For, like every other year, they are going to study their guts out over the next eight months.
Officially, the separate joint interim study committees can only examine what the Legislative Management Committee says they can.
The LMC, made up of equal numbers of Republican and Democratic leadership, both houses, will meet next month to assign study items found in the Master Study resolution, HJR20.
In reality, if a committee’s chairs – one from the House, one from the Senate – really, really want to study something, they can usually convince the LMC to let them do it.
In addition, UtahPolicy is told, GOP leaders have agreed to re-energize the Legislative Process Committee, which doesn’t always meet during the interim, and assign it a number of issues associated with the Legislature itself.
A new group of legislators, some freshmen, some with only a year or two under their belts, don’t like how the Legislature operations in some areas – too much power resting in a few individuals, games played to avoid a public hearing on your bill in the opposing house, and so on.
Thus, to re-examine how they operate, and perhaps to let off a little steam, the process committee – which will be run by veteran lawmakers – will take a look at some of the concerns.
While they are at that, however, the other interim committees and a few task forces, will be doing some heavy study lifting.
Of course, the committees won’t have the time – they meet just once a month, usually on the third Wednesday, April through November – to study all 206 items on the Master Study resolution, HJR20.
But the Office of Legislative Research and General Counsel will combine a number of the study items that have some connects.
And leaders on the LMC will just ignore some of the pesky or silly study ideas in assigning out the long list.
It appears the Tax Review Commission will actually have something to do this summer, should leaders agree to call it into session.
One study item says the commission will study the qualifications, if any, that someone must have to be appointed to the Tax Commission.
However, for the second year in a row there doesn’t appear to be any work for the Constitutional Revision Commission.
The CRC and the TRC used to meet, basically on their own, and provide any number of interesting discussions and/or recommendations to the Legislature and the governor.
But the CRC ran afoul of GOP lawmakers when members started to study, on their own, issues that some conservative lawmakers didn’t like – specifically some anti discrimination issues, which could have led to CRC recommendations on gay and lesbian rights via the state Constitution.
So, GOP lawmakers decided to strip the CRC and TRC of the power to meet on their own. They are to be called upon only if the leaders want them to meet on a specific topic.
Even though there were two constitutional amendments on the 2012 general election ballot, the CRC was never called into session – and so Utah voters went to the polls on those amendments without the insight of CRC members.
There are no study issues assigned in HJR20 to the CRC this year. And, of course, it is not a general election year, so there is no proposed constitutional amendment on November’s ballot.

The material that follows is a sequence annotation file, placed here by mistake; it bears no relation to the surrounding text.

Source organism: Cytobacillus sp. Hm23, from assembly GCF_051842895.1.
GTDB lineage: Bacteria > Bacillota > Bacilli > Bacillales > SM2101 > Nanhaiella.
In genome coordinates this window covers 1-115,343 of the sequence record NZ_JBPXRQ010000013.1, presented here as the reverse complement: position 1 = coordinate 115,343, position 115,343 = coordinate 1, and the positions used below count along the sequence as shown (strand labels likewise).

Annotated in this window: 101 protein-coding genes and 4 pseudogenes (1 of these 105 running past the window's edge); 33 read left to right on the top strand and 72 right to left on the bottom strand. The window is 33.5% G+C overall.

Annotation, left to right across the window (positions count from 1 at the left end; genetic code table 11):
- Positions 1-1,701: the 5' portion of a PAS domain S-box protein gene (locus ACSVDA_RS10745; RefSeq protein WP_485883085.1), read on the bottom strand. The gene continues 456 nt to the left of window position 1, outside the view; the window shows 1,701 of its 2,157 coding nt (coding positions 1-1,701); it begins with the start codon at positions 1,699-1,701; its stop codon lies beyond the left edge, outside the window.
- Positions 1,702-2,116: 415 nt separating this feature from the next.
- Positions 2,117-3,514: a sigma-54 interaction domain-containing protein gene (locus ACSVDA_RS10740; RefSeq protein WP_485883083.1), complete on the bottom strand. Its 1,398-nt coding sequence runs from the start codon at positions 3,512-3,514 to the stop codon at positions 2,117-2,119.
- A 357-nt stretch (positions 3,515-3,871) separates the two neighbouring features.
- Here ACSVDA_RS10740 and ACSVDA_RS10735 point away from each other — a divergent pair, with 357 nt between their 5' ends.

If a bill is to be voted down in a House or Senate standing committee, it is often a sop to the sponsor to officially take a vote to send the bill/issue to interim study.
But that doesn’t mean it will be studied. As mentioned above, only the LMC can tell a committee to study something, even if it is one the Master Study resolution.
Here are some of the more interesting study items:
-- Economic gardening, although the term “economic gardening” is not defined.
-- Whether to folks who perform art therapy should be licensed by the state.
-- Whether the Utah attorney general should be elected or appointed, and if appointed, by whom. Embattled AG John Swallow may want to watch this one.
-- Whether lobbyists should be required to disclose any political consulting they do for candidates facing election, re-election or an appointment in government. Seems some lobbyists are providing this service for free, with hopes of. . .well, hopes of what in return?
-- Whether to legally require a presidential elector to cast his ballot for president based on who won the popular vote in the state, and if there should be a fine if the elector doesn’t do that.
-- Examine whether fines imposed by a government should go to that government, or should such fines go into a permanent trust fund and only the interest on those funds be available to the fining government.
Seems some local government are relying too much on fine money to operate, thus more pressure to fine as much as possible.
-- Study the possibility of recall elections; Utah has no recall elections now. Again, AG John Swallow may want to keep an eye on this one.
-- Study the impacts of obesity and how to encourage a healthy lifestyle. These will not be luncheon study meetings.
-- Look at how to protect children during visitation with a parent who is also under investigation of a felony. The poor, poor, Powell boys could have certainly used this one.
-- Mandatory helmet laws for children under 18 while bicycle riding. Also look at registering all bicycles used on roadways.
-- Look at the use of drones against U.S. citizens.
-- Requiring the labeling of foods that are genetically engineered.
-- How domesticated horses can be humanely slaughtered.
-- Examine the use of silver and gold coins as legal tender.
-- Look at whether local governments should be banned from making local traffic laws.
As you can see, there is much variation and long-term implications in these study items.
And the Utah Legislature will be back at it next month.